Underhood: Duramax 6.6L Turbocharger Replacement
So… You plug in your diagnostic scanner or code reader, only to find out that you cannot communicate with the PCM. Bad PCM Right? Not necessarily!
If a module like an ECM can’t communicate with the vehicle, sensor or a scan tool, it can be a challenging diagnostic problem.
One of the easiest tests to perform is to see if there is power and ground being supplied to the ECM. This can be performed by using the OBDII connector. Pin 16 is the positive voltage side being supplied to the ECM. Pin 4 is chassis ground and is a ground taken from the body of the vehicle. Pin 5 is the signal ground. What is the difference between the grounds? On some vehicles, the wires for pins 4 and 5 attach at the same point of the body. Some vehicles use a “clean” ground for pin 5 that could come from the ECM, power distribution module or a ground that is not shared with components like radios or ignition systems.
Most ECMs are not “plug and play” parts. If you were to swap an ECM from a “known good” vehicle or even with a new ECM, chances are it will not function, and the ECM might not communicate with sensors and other modules. This is because the software that is unique to the vehicle is not programmed or flashed into the module’s memory when it comes from your parts supplier.
If the programming is present or you are trying to program the module, and it still will not communicate with your scan tool or laptop, the issue could be with the OBDII connector under the dash. Often, the connector can be damaged if the scan tool or code reader has been pushed in and out frequently. Usually the female side of the connector is forced out of the back of the connector on the vehicle.
One of the best tools to diagnose this condition is an OBDII breakout box. Since most networks on the vehicle can be accessed through the OBDII connector, this tool helps you observe if the network is active, open or shorted.
With any communication network, the resistance in the circuit, resulting voltage and circuit condition can determine if information is being communicated with other modules. If there is high resistance in a module or part of the wiring harness it can bring down the network. The same is true for an open or short to ground.
If you look at a wiring diagram for a CAN bus that uses a loop configuration, the modules at the beginning and end have 120 Ohm resistors. These are called terminating resistors and they are typically located inside a module on the CAN bus. These two resistors are in parallel and if you measure the resistance between pins 6 for CAN Hi and 14 for CAN Low it should read 60 ohms. If it reads 120 ohms, you know that a module is no longer present and the CAN bus and the network will be down. Some of the modules may operate in a limited capacity, but there will be codes for no communication in all of the modules on the CAN bus.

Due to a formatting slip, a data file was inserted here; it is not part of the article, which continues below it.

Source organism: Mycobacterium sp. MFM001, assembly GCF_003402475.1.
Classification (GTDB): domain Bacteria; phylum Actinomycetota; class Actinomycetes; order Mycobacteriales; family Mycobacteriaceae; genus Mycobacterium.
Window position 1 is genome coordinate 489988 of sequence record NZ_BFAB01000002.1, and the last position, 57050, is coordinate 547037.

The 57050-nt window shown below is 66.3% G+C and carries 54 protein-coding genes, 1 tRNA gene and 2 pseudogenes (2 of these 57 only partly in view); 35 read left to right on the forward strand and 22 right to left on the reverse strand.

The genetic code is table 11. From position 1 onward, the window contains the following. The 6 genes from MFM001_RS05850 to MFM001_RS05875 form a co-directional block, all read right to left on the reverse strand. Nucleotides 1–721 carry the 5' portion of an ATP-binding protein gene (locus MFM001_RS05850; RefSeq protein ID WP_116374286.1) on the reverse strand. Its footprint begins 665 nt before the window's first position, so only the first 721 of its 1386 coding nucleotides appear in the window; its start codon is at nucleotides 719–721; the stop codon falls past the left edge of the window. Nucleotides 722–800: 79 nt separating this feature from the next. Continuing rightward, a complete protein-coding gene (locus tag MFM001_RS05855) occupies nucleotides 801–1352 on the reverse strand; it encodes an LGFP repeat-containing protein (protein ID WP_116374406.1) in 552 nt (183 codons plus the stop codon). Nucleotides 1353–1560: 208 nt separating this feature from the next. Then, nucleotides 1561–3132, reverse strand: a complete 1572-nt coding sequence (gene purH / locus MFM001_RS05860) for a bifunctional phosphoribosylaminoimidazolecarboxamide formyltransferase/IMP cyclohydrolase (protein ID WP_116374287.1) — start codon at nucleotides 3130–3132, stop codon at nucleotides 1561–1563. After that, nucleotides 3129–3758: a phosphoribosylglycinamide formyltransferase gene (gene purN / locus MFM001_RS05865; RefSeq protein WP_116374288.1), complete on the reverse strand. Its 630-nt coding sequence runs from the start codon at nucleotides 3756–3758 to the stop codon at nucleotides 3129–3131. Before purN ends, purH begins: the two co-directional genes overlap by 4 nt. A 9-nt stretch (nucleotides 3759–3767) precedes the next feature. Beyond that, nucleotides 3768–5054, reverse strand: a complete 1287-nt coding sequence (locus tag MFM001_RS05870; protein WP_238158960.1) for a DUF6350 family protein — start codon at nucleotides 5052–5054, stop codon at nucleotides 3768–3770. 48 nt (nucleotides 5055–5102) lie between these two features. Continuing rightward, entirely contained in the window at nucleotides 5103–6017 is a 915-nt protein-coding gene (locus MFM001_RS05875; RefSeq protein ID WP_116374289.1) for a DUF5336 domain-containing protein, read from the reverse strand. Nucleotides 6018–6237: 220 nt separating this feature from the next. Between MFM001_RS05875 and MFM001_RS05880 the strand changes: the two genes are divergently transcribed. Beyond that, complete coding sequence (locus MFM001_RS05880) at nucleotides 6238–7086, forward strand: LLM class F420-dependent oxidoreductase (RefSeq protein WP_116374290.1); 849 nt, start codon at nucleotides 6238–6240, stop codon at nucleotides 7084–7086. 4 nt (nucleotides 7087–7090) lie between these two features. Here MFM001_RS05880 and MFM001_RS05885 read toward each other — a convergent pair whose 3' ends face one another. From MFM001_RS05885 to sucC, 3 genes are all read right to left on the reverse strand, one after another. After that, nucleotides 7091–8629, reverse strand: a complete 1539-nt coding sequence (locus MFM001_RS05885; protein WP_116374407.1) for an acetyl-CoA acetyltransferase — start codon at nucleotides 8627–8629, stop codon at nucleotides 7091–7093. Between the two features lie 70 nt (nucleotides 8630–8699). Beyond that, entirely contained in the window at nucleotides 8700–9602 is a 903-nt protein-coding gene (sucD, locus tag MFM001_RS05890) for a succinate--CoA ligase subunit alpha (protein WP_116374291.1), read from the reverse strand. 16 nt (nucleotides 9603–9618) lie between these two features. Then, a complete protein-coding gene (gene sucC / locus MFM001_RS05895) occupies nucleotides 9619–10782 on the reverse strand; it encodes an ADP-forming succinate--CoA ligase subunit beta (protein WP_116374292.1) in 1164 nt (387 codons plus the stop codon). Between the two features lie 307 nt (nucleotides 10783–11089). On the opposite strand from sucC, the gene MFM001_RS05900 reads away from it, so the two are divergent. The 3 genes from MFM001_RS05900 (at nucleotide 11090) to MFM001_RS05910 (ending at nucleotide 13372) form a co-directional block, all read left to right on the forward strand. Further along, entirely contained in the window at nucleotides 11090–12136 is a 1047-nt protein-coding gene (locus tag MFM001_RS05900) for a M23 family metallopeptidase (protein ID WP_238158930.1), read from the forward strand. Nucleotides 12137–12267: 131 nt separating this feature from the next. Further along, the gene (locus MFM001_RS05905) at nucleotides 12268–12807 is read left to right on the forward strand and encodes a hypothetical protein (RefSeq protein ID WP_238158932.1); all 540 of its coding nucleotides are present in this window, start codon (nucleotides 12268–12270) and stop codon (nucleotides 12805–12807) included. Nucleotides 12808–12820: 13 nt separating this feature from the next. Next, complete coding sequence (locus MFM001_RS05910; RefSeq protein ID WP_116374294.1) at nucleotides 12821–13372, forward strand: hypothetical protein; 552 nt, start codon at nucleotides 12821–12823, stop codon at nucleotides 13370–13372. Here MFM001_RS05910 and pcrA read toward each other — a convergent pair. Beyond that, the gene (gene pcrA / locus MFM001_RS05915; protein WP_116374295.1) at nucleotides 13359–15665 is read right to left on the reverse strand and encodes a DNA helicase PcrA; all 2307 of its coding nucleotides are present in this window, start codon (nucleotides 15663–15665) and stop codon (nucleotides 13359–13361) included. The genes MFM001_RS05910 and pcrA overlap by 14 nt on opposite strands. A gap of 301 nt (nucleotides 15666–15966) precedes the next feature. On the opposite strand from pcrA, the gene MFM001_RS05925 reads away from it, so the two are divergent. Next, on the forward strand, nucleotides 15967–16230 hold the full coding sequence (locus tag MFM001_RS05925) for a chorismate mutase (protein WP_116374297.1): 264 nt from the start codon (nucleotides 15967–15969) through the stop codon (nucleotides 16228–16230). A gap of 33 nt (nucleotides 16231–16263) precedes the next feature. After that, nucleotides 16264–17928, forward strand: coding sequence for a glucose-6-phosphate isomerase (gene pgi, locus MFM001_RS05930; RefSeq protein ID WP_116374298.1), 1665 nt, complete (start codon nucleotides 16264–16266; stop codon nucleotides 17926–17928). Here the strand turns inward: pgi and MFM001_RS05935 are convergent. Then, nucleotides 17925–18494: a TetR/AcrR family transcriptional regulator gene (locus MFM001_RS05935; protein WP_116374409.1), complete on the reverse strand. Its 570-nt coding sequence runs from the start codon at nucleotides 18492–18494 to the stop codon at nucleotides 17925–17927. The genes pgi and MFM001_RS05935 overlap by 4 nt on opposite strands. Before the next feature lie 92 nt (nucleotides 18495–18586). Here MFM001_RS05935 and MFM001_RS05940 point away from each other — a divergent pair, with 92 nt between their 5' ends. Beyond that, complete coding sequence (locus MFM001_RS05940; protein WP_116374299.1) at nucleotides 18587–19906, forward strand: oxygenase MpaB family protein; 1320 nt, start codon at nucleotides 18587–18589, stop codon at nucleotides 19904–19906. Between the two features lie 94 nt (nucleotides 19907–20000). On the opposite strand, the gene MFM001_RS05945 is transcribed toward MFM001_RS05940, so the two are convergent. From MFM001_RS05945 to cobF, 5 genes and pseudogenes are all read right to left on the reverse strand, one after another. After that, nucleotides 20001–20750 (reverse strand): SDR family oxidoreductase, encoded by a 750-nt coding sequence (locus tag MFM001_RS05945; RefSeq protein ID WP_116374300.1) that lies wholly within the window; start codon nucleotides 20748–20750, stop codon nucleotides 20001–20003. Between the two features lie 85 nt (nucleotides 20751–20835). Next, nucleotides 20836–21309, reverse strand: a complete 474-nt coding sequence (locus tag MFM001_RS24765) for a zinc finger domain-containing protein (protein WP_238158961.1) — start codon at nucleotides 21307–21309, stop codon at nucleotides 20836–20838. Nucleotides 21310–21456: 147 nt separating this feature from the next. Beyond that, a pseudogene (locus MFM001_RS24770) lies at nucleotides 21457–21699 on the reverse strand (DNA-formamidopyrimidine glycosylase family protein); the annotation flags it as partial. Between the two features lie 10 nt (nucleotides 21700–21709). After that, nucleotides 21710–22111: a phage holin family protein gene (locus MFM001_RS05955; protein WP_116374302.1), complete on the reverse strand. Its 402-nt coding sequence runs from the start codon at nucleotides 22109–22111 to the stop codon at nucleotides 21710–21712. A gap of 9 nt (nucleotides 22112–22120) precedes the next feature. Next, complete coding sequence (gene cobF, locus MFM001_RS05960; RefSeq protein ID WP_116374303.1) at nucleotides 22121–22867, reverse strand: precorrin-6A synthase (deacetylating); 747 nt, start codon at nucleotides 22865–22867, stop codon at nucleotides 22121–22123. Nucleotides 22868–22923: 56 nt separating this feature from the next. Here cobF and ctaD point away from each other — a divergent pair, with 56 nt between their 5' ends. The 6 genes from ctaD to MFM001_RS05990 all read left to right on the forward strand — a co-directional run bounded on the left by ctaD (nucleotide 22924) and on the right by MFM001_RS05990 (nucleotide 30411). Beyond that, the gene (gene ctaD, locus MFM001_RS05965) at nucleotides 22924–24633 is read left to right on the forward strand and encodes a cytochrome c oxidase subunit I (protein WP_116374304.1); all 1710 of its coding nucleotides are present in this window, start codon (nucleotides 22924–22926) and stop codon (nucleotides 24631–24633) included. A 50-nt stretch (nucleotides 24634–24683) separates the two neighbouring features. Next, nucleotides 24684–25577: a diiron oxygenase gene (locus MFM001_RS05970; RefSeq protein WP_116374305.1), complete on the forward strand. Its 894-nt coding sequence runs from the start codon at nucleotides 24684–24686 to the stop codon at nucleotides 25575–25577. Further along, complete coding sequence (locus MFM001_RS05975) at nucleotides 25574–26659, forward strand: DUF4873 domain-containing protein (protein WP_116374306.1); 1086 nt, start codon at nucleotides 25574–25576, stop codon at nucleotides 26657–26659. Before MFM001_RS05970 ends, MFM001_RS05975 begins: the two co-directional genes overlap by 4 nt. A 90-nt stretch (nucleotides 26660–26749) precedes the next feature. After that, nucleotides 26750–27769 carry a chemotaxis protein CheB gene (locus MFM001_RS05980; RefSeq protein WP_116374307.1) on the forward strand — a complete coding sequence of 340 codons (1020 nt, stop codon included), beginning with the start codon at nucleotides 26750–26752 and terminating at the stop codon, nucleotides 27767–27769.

The other type of communication issue could be with a sensor or actuator. With these types of errors, you can communicate with a module, but the information from a sensor is missing or implausible. Also, an injector may not pulse, or an ignition coil might not fire. Sometimes, there will be a DTC for the circuit; sometimes there won’t be a code. So, again, the communication issue could be with the sensor or actuator, or the problem could be on the module’s circuit board.
Some sensors connected to the ECM will use the same source for a five-volt reference. In some ECUs, the crankshaft position, camshaft position and maybe the MAP sensor will use the same five-volt source. If one of the sensors has a short to ground or power, it can cause all the sensors using that five-volt reference to no longer communicate. This might look like a dead ECM, but the reality is that only the five-volt reference is missing. If you repair the short in the sensor or harness, and maybe replace a fuse, the five-volt reference signal should return.
Circuits on the ECM circuit board can be classified into four categories
First, you have the circuits and components that process and compute. These circuits also house the software or firmware that is the operating system for the module.
Second, communication circuits allow the module to communicate on the networks of the vehicle with other modules. This can include CAN, ISO, KWP and others.
Third, you have circuits that receive information from sensors and generate reference voltages. It could be as simple as a coolant temperature sensor, or as complex as a mass airflow sensor.
Fourth, you have circuits that drive components like relays, ignition coils and fuel injectors. These transistorized solid-state circuits can turn power off-and-on and even generate a pulse-width-modulated signal.
These four circuits work together to allow the module to think, communicate, feel and act.
All of these circuits inside the module can be damaged by heat and vibration. Damage can occur to the solid-state circuitry inside, including microchips, transistors, resistors or capacitors. The solder that connects the components to the circuit board can also fail.
But, a lot of the damage to an ECM comes from the connected components. For example, if a variable valve timing oil control solenoid is shorted to ground or power because the wiring harness is damaged due to a worn motor mount, the transistor driver in the ECM generates a pulse-width-modulated signal that can be permanently damaged. There is no way to repair the driver on the circuit board. Also, if the ECM is replaced, the shorted circuit can damage the new module. Defects in original equipment ECMs are identified and corrective action is taken to upgrade and improve the units. Certain engine control computer upgrades, for example, include upgraded components installed in critical circuits, installation of heavier injector transistors, circuit protected quad drivers, reflow of solder joints, and an upgraded power supply diode for the ignition circuit to improve durability.